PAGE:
Humans naturally, intuitively, and effortlessly reason about biological entities, structures, processes, and phenomena in predictable ways (e.g., Atran & Medin, 2008; Berlin, 1992; Brown, 1984; Carey, 1985; Coley, Solomon, & Shafto, 2002; Inagaki & Hatano, 2006; Medin & Atran, 2004). Elsewhere, we have dubbed these regularities cognitive construals (Coley & Tanner, 2012, 2015). A cognitive construal is an intuitive, often implicit, way of thinking about the world. It might be a set of assump- tions, a type of explanation, or a predisposition to a particular type of reasoning. Three such cognitive construals—teleological thinking, essentialist thinking, and anthropocentric thinking—recur in research on the development of intuitive biological thought. Framing intuitive biological thought in terms of these three construals is a useful way to represent a large and dis- parate literature. We do not claim that this list is exhaustive, nor do we claim that these construals are exclusively relevant to thinking about biology. Rather, we focus on these three construals because they have received the bulk of attention in the cognitive and developmental literature, and we have shown that they are linked to scientific misconceptions in previous work (Coley & Tanner, 2015). In the following, we briefly describe each construal, its role in intuitive biological thought, and its developmental trajectory.
1.1.1. Anthropocentric thinking Anthropocentric thinking can involve the tendency to attribute human characteristics to non-human or inanimate objects
(e.g., Piaget, 1929; Richards & Siegler, 1986), to use humans as a default analogical base for reasoning about biological species or processes (e.g., Carey, 1985; Inagaki & Hatano, 1991), or to see humans as unique and biologically discontinuous with the rest of the animal world. Although undoubtedly useful for adaptive reasoning and social cognition, anthropocentric thinking can result in misrepresentation of the place of human beings in the natural world. Such ‘‘human exceptionalism” (Gee, 2013), involves the way in which human beings are incorporated into the intuitive taxonomy of living things. According to geneti- cists, humans are African great apes; we share a common ancestor who lived c. 5–8 million years ago with our closest living relative: chimpanzees. However, intuitive biological taxonomies—particularly those found in industrialized western soci- eties—tend to see humans as essentially separate from other species (Coley, 2007; Johnson, Mervis, & Boster, 1992). Likewise, undergraduate students are also slower and less accurate at classifying plants—as compared to animals—as living things (Goldberg & Thompson-Schill, 2009); this is consistent with anthropocentric thinking because it suggests that students are less likely to apply universal biological properties to organisms that are highly dissimilar to humans.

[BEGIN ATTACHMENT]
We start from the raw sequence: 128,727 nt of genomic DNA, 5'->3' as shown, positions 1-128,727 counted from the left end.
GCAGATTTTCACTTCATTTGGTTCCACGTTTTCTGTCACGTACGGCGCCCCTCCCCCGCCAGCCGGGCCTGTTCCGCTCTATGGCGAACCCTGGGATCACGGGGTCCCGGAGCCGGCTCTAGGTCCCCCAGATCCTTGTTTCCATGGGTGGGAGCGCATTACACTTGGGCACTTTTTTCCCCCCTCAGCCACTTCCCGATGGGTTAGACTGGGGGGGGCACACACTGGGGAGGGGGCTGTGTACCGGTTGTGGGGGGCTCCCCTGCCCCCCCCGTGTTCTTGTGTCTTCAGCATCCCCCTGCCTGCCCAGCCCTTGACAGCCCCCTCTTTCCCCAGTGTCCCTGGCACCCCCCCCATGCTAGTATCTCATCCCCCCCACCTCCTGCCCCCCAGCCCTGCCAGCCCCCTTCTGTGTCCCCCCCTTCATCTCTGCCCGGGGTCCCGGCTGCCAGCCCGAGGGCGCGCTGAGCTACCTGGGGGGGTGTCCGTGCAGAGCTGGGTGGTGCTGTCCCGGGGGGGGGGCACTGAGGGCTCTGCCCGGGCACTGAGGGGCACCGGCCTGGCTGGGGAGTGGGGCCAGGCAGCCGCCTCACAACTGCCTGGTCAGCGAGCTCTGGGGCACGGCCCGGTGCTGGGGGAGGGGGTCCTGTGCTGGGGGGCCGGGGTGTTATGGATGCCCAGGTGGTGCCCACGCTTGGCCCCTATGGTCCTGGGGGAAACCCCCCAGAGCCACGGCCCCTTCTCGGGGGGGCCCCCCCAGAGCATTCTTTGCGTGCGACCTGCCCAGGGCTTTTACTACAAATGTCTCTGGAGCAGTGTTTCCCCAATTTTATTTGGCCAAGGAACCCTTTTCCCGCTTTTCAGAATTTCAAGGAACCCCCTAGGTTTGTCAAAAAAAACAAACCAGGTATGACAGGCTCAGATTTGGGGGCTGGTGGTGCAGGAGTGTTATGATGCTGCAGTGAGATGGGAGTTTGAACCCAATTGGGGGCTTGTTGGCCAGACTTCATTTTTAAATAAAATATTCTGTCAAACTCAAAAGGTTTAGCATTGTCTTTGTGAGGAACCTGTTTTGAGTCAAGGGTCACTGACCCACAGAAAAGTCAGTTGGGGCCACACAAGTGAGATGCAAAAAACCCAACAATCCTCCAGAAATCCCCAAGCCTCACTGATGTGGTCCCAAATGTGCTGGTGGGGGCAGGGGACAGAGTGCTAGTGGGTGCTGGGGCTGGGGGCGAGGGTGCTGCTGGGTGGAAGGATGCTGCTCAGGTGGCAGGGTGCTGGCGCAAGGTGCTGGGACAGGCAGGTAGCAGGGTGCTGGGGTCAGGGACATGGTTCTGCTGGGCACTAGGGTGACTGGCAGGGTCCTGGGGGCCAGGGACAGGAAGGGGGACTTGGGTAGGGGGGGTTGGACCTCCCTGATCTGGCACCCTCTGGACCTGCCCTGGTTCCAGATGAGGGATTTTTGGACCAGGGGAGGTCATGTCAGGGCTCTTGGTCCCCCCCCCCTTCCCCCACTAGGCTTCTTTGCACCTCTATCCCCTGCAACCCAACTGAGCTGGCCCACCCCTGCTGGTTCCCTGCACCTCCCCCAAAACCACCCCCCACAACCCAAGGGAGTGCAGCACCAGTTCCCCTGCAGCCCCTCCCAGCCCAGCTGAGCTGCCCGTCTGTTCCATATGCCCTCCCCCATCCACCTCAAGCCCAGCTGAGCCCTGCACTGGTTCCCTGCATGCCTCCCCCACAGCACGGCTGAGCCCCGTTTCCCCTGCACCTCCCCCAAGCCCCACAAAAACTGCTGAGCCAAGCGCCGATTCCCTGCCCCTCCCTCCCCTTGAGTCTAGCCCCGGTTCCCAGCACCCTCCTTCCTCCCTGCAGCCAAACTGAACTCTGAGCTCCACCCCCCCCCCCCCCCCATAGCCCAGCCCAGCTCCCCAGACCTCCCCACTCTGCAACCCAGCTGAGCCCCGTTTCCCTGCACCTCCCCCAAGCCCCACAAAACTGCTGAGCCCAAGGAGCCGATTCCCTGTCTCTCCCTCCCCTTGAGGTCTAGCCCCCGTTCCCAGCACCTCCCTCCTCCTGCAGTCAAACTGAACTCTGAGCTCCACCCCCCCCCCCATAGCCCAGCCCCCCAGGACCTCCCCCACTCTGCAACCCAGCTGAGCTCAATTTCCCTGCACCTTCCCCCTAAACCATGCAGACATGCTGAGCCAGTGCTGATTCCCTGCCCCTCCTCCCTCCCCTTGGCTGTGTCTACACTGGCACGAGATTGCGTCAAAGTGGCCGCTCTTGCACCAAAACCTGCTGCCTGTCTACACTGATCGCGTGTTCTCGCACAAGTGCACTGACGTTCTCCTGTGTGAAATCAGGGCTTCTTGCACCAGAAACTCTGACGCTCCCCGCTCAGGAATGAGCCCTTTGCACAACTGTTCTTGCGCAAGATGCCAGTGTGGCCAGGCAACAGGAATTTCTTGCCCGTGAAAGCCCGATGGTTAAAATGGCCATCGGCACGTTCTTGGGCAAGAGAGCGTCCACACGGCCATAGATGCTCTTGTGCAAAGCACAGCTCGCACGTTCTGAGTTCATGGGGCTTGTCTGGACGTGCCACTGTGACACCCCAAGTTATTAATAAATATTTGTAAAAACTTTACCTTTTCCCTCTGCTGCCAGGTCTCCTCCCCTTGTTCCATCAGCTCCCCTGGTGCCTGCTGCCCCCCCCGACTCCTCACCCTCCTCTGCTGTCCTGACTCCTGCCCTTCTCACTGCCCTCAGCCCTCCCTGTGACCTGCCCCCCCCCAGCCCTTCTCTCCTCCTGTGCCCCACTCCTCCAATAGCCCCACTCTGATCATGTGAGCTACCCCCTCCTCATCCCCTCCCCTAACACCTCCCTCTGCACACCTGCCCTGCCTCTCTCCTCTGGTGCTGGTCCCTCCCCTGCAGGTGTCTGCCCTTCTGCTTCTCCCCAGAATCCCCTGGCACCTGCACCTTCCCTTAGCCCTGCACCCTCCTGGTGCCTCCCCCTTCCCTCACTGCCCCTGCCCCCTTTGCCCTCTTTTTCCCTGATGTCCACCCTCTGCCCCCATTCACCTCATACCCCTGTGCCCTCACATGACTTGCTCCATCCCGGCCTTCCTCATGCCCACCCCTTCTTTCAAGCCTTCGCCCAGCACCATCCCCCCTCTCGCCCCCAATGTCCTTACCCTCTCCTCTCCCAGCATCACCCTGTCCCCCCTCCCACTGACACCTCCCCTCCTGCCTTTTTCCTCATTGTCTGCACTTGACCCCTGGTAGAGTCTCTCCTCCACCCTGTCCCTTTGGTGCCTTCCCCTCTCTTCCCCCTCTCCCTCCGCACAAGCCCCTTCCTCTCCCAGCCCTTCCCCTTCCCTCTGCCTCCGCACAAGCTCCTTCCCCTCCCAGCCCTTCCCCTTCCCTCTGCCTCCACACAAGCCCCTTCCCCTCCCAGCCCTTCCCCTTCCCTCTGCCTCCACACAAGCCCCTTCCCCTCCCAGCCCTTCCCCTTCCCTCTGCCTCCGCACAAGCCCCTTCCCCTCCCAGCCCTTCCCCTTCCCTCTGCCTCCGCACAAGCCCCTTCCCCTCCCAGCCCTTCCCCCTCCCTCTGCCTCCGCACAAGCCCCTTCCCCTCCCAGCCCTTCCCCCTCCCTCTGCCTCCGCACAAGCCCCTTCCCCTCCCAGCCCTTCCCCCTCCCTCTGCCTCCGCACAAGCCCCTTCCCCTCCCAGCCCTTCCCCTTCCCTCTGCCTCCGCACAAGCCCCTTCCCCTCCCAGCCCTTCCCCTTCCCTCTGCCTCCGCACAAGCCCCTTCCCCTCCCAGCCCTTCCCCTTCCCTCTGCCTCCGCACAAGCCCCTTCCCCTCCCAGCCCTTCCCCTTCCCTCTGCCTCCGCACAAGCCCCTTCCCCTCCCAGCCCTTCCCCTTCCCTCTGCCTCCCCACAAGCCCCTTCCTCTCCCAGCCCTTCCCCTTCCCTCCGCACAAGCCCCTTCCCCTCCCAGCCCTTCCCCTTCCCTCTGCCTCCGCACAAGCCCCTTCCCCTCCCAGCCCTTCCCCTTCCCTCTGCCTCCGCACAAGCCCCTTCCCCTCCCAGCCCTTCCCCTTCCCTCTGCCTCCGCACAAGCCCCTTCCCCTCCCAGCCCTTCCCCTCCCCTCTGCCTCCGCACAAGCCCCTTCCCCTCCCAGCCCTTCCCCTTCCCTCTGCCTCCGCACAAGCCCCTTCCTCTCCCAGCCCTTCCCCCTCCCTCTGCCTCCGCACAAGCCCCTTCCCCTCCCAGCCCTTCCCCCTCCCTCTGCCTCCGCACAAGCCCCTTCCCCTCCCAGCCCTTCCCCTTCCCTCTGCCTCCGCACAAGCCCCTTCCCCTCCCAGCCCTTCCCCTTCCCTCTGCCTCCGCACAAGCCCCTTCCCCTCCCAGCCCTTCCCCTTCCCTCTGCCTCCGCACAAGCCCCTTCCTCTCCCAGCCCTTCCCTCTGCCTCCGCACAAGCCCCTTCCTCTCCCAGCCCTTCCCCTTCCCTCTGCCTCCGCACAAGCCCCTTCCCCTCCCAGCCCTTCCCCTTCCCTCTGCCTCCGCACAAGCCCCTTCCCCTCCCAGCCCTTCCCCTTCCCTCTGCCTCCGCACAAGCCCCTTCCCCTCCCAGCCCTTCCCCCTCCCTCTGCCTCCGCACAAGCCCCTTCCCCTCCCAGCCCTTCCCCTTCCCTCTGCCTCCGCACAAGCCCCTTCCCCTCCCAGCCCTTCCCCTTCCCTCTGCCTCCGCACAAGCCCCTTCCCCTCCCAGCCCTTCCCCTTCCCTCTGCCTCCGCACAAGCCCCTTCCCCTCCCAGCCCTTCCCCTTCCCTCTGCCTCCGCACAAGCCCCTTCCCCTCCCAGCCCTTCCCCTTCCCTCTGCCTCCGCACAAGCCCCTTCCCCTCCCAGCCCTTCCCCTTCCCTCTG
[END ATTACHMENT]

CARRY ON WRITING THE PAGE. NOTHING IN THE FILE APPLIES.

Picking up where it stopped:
Developmental psychologists have paid little attention to the development of anthropocentric thinking past the age of 10. Although some studies document a shift from human-based analogical reasoning to category-based attribution of biological properties (e.g., Carey, 1985; Inagaki & Sugiyama, 1988), research with children reveals a persistent reluctance to classify humans with other animals (e.g., Coley, 2007; Johnson et al., 1992; Leddon, Waxman, Medin, Bang, & Washinawatok, 2012) or to attribute core biological properties, which are familiar in humans, to nonhuman organisms dissimilar to humans, particularly plants (Arenson & Coley, 2016; Richards & Siegler, 1986). As such, the degree to which anthropocentric thinking persists into young adulthood remains an open question.
1.1.2. Teleological thinking Teleological thinking is causal reasoning in which a goal, purpose, function, or outcome of an event is taken as the cause of
that event (Keil, 2006; Talanquer, 2009, 2013). Kelemen (1999) argues that teleological thinking is a central component of adults’ everyday thought. For example, people appropriately make the teleological assumptions that human actions are directed toward certain goals, and that human artifacts, such as chairs and coats, are designed by their creators to fulfill some intended purpose. In intuitive biology, people likewise apply teleological thinking to explain biological entities, structures and processes, as if biological phenomena are deliberately designed to serve a purpose just as human actions and artifacts do. As Kelemen emphasizes, teleological thinking provides an important component of adults’ intuitive interpretations of why events occur or why objects have the properties that they do. Although the causes, origins, and nature of teleological thinking are the subjects of considerable debate (e.g., Kelemen, 2004; Lombrozo & Carey, 2006; ojalehto, Waxman, & Medin, 2013) this construal seems to be an integral part of intuitive thinking about biology.